She will say, for example, "Where there is no personal self, there is no personal God,"21 or God "is all that exists... God is all that is."22 The individuality of the object observed is overshadowed by "that into which it blends and ultimately disappears."23 What is that which can neither be subject or object.24 God is not self-conscious25 and we must come to "terms with the nothingness and emptiness of existence," 26 which seems equivalent to "living out my life without God." "I had to discover it was only when every single, subtle, experience and idea – conscious and unconscious – had come to an end, a complete end, that it is possible for the truth to reveal itself."27

But if there is no self, "What is this that walks, thinks and talks?"28 The end of the journey is "absolute nothingness,"29 but "out of nothingness arises the greatest of great realities." 30 It is the "one existent that is Pure Subjectivity" and "there is no multiplicity of existences; only what Is has existence that can expand itself into an infinite variety of forms..."31 Our sense of self rests on our self-reflection and "when we can no longer verify or check back (reflect) on the subject of awareness, we lose consciousness of there being any subject of awareness at all."32 This leads to the "silence of no-self."33

Bernadette Roberts as a Catholic and someone relatively unfamiliar with Buddhism has rendered an important testimony to the universality of this kind of mystical experience. But inevitably, she has had to face the question of its relationship to her own Christian contemplative heritage, and it is here that her conclusions need a careful examination. Since she had a life of prayer in the Christian contemplative tradition before she went on this journey that ended in the experience of no-self, it is understandable that she will see this experience as the next stage in the Christian contemplative journey, and a stage that the Christian mystics like John of the Cross know very little about. The one exception is, not surprisingly, Meister Eckhart, a predilection which is shared by many people in Buddhist-Christian dialogue, as we have seen. Thus she is forced to put the no-self experience at a level higher than the highest form of Christian mystical experience, the spiritual marriage described by John of the Cross and Teresa of Avila, and therefore place her own experience above that of the Church’s mystical doctors.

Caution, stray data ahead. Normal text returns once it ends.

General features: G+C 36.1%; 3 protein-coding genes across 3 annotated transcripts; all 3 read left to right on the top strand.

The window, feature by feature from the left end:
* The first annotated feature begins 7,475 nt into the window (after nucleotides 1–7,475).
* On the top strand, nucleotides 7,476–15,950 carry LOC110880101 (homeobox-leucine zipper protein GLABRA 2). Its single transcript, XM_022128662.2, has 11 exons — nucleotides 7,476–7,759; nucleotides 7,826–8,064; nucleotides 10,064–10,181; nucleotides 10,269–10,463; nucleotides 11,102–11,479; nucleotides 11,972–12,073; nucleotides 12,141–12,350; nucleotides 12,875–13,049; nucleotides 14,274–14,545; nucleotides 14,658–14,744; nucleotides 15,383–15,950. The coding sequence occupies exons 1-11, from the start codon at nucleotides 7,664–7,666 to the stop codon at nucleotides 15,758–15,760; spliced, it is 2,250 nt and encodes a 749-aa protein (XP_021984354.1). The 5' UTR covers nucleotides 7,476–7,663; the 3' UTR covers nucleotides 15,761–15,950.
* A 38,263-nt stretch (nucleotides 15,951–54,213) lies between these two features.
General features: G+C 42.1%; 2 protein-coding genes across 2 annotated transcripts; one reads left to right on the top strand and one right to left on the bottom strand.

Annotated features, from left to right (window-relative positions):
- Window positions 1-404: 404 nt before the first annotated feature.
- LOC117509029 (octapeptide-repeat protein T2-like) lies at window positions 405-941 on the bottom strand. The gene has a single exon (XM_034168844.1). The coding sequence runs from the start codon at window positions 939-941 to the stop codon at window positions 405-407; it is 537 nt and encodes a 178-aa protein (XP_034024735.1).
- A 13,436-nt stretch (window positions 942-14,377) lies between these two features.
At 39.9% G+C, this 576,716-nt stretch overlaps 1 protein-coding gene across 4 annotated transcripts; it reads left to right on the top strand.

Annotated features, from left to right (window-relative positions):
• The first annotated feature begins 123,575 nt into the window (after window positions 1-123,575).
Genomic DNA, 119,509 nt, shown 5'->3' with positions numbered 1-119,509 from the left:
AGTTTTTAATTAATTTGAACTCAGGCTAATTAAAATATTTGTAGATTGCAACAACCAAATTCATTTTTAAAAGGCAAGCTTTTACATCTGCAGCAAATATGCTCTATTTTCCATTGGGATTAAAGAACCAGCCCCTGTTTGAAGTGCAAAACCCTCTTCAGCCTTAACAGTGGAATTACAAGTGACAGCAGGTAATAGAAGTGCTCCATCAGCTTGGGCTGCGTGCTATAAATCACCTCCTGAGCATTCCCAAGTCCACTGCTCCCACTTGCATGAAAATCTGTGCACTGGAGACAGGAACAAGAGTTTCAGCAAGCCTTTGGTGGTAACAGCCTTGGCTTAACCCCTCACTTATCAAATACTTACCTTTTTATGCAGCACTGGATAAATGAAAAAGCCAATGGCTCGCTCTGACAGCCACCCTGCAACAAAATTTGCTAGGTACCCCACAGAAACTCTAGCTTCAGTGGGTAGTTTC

I don’t think this interpretation is correct. This mysticism of the no-self, as well as Zen enlightenment, is not a supernatural mysticism that comes from grace and leads to an experience of God’s presence and of sharing in God’s life. It is a very different kind of experience that attains to the absolute, to God, but through emptiness, as we saw. Just what Bernadette Roberts’ experience of Christian mysticism was like is not a large part of this book, but it is striking that her no-self experiences began very young, and it is possible they colored her practice of the Christian contemplative life. While she recognizes the differences between these two journeys, she regards "the second movement as a continuation and completion of the first."34 And she sees a possible progress of spiritual development starting "with the Christian experience of self’s union with God... But when the self disappears forever into this Great Silence, we come upon the Buddhist discovery of no-self..."35 "Then finally, we come upon the peak of Hindu discovery, namely: "that" which remains when there is no self is identical with "that" which Is, the one Existent that is all that Is."36